We recently had a chance to talk to Liron Saar, CSM (Customer Success Manager) Team Leader here at Keywee. We chatted about her career journey at Keywee from a recent grad to a team leader, what she learned along the way, and her advice for new grads starting out in their professional journey.
Hi Liron, tell us about how you found yourself at Keywee.
I joined Keywee just over two years ago, upon graduating from Tel Aviv University with an undergraduate degree in political science and communications. During school I had worked in a student position in an HR support role in a big technology company.
As I was nearing graduation, I started thinking about what’s next. Initially, I had thought I wanted to work in the public or political sector. However, after an internship in the space, I changed my mind. Then other students and some relatives told me about campaign management, and I thought it could be interesting. I saw a posting from Keywee on Facebook about the Customer Success Manager (CSM) job opening, and the rest is history!
What do you do now, and what’s been your career progression to date?
Today I’m a Customer Success Team Leader. I manage my team and my own accounts.
I started as CSM. Initially, I did a lot of campaign optimization – not the most glamorous work, but so necessary to learn. After five months I became an account manager, managing customer relationships directly. Later on, around my one-year mark, I became a Senior Account Manager, and started managing other CSMs.
Your progression has been quite fast! What sort of training did you receive?
Back when I started, there wasn’t a ton of formal training material. There were a lot of training sessions by my manager and our team lead – they went over the tech ecosystem, industry terminology, and Keywee’s platform. In terms of customer interaction and account management, it was mostly on the job training – learning from watching my manager on his calls. I would take notes on everything from how he ran his calls, how he responded to customers, how he’d write an email to a customer. When it came time for me to email customers, he reviewed my first emails and provided feedback. Same with calls – at some point I started leading customer calls, with my manager getting on the same calls and providing feedback afterwards.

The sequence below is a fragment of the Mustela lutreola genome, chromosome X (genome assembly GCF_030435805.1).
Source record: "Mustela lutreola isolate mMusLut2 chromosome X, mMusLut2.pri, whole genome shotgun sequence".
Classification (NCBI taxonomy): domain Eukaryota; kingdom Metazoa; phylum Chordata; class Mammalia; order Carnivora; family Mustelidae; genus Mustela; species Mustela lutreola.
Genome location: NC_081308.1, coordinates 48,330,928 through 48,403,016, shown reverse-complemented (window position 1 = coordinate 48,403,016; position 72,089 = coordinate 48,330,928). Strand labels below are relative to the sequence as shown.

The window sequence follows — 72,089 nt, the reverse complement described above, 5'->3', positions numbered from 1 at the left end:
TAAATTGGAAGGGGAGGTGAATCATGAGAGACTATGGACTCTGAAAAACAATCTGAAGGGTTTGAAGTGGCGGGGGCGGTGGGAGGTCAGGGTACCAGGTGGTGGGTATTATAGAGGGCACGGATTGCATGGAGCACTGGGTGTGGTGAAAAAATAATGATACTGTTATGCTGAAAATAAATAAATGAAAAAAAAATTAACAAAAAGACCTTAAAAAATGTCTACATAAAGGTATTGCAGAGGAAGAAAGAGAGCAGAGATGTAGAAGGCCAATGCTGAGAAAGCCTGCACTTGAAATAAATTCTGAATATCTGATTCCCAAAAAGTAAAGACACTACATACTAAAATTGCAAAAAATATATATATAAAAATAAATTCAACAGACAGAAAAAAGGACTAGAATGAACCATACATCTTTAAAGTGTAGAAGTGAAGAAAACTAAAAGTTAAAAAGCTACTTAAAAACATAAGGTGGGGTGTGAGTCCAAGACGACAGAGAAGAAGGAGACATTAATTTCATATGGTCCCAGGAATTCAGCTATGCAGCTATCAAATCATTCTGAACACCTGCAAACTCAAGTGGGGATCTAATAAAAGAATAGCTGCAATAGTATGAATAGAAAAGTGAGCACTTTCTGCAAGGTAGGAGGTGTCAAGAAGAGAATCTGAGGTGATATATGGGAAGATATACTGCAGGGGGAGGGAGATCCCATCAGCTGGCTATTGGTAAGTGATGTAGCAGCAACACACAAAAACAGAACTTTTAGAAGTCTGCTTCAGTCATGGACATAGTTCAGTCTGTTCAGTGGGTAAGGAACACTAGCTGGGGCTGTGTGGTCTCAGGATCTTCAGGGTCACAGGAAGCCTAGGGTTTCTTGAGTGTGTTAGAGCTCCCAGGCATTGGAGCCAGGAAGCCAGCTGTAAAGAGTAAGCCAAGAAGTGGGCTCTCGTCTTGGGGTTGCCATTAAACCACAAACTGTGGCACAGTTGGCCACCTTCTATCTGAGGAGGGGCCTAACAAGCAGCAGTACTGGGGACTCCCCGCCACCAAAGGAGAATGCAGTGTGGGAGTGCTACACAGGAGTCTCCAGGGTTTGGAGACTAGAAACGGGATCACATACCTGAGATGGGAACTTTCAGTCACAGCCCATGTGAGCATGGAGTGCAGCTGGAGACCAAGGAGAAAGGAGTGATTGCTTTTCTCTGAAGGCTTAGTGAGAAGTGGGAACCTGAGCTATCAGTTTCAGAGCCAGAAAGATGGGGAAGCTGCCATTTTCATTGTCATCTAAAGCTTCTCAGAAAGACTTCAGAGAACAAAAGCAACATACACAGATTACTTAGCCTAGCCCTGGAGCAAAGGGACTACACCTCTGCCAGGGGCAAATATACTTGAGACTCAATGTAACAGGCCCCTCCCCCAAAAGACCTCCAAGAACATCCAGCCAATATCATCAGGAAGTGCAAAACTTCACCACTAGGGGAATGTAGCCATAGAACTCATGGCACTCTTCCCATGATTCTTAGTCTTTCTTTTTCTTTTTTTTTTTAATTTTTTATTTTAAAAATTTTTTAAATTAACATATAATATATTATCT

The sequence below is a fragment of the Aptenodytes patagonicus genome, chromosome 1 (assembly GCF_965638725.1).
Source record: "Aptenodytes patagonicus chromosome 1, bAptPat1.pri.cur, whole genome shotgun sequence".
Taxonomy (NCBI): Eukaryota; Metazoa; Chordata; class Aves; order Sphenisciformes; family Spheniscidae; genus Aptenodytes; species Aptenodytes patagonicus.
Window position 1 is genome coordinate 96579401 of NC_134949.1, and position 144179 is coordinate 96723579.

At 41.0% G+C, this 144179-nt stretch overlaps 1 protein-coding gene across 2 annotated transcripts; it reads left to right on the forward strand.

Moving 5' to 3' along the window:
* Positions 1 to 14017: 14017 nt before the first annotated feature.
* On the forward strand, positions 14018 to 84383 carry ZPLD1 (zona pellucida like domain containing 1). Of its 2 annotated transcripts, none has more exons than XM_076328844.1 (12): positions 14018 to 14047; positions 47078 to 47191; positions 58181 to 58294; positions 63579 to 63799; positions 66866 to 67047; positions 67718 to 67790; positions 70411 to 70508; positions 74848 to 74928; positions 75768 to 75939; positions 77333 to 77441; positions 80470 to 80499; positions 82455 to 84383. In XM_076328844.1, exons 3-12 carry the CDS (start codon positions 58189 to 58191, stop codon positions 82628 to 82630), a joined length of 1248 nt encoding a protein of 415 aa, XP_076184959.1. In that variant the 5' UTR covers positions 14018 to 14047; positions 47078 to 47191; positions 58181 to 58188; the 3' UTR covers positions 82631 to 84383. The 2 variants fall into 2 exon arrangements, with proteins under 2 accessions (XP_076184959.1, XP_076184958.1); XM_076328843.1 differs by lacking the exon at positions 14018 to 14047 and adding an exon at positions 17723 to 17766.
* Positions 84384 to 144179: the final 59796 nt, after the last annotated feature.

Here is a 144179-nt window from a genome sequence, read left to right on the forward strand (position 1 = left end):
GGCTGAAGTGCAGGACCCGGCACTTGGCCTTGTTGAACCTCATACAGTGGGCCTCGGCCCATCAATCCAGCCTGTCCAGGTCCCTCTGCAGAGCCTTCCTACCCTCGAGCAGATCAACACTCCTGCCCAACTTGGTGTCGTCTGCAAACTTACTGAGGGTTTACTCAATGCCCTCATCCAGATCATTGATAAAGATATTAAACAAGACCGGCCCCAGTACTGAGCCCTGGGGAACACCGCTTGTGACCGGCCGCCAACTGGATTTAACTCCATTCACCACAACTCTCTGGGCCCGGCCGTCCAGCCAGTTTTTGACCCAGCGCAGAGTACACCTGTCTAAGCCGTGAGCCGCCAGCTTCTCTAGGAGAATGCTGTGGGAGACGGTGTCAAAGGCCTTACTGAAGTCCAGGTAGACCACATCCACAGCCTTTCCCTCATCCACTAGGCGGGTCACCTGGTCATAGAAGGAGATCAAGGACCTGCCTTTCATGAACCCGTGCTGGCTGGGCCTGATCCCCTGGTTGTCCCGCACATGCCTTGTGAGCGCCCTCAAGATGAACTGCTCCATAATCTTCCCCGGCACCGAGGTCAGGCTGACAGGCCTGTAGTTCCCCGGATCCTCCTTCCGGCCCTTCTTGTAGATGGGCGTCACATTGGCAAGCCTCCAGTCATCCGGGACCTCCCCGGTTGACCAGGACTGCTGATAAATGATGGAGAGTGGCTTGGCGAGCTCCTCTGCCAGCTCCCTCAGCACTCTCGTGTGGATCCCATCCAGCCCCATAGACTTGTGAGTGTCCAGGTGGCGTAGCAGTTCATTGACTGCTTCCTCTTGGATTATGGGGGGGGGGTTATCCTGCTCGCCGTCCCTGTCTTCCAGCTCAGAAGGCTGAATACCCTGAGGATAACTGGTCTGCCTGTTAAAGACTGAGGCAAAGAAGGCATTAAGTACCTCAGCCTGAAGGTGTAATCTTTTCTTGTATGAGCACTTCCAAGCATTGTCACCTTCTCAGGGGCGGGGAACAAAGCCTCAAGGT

Today we have more structured processes, though they’re far from being complete, and there’s still a strong element of self-learning. For example, we have a process for training on running calls – we role-play with me or my manager playing the customer, a new CSM who runs the call, and a group of CSMs who listen in. Then the call is ranked by various parameters.
We also have more management training today – initially, there wasn’t much beyond “make it work.” Today, there’s more coaching in the form of 1:1s with my manager to talk about management challenges and get advice, tips, and help. Still work in progress!
What do you like most about your role?
I love my interaction with customers – I love getting on customer calls. Initially, it really scared me. I wasn’t sure about my English, wasn’t sure I’d understand the customer, it was quite stressful. Over time things improved, and it became much more fun to get on the phone. I also had the opportunity to meet my customers face-to-face when I came to the NYC office, about three months after I had started working at Keywee.